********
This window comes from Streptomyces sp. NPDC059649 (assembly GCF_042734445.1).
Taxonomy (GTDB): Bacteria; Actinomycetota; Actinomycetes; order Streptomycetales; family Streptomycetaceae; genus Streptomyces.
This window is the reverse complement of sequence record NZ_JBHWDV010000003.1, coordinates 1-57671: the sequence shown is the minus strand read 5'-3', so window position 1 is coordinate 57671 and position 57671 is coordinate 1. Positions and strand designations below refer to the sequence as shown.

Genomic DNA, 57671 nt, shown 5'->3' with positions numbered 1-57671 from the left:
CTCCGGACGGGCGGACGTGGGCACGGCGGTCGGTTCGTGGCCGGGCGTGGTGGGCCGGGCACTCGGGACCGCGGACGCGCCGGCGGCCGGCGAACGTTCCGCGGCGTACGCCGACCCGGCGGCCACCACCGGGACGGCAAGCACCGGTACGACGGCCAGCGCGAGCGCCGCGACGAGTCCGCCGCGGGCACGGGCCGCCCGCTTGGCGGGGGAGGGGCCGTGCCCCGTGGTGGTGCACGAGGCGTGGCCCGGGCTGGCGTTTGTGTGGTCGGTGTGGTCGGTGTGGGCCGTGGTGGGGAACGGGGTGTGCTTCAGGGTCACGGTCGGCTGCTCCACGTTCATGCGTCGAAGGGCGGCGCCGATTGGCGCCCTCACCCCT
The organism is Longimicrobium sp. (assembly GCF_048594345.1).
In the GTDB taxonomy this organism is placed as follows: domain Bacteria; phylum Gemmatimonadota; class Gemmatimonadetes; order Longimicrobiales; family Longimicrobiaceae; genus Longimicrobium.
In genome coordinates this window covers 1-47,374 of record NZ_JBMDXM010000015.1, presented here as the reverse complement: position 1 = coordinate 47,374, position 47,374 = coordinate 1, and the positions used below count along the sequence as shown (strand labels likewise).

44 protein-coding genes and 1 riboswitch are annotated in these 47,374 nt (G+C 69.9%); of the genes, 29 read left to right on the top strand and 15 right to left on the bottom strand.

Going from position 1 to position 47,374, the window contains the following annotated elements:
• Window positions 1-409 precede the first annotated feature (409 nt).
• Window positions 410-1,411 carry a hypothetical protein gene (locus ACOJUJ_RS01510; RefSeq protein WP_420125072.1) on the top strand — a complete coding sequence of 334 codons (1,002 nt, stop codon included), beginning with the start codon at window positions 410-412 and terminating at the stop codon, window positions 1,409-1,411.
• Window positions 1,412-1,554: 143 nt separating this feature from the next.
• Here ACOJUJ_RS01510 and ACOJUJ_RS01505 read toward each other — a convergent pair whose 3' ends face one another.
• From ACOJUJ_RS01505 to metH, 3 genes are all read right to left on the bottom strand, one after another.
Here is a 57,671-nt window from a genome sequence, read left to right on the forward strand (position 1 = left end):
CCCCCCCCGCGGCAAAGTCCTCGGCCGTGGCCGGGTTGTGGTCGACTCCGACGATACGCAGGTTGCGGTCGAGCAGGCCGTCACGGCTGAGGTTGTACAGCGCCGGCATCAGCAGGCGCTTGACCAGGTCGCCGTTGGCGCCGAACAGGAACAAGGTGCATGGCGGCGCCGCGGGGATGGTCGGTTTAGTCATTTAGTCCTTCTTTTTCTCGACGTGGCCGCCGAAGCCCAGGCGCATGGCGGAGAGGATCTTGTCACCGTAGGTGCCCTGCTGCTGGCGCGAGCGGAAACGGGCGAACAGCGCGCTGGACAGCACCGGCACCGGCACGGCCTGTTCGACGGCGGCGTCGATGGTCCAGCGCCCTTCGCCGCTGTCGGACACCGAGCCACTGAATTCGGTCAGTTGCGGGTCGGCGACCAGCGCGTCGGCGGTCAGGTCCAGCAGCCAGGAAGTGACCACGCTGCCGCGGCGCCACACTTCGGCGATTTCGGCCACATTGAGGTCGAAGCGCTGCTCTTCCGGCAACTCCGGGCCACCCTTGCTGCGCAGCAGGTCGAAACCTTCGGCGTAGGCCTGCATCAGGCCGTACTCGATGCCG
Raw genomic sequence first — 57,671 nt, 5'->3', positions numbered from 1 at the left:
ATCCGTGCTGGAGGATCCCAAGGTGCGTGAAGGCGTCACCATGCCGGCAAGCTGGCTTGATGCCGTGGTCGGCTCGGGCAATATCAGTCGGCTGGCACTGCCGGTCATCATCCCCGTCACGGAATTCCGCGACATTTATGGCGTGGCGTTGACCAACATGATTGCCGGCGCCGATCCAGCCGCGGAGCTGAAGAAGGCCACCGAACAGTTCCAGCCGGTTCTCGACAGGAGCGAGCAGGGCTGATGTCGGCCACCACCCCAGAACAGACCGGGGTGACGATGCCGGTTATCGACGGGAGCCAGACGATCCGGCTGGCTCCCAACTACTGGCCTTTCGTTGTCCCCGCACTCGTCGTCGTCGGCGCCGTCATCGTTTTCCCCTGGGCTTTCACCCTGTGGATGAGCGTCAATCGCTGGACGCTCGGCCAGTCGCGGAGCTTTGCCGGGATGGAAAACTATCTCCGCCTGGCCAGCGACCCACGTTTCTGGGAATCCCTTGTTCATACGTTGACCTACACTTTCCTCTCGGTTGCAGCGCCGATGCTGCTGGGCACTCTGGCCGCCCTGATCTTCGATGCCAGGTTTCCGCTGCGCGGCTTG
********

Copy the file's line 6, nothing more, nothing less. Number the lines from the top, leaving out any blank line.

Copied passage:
The organism is Longimicrobium sp. (assembly GCF_048594345.1).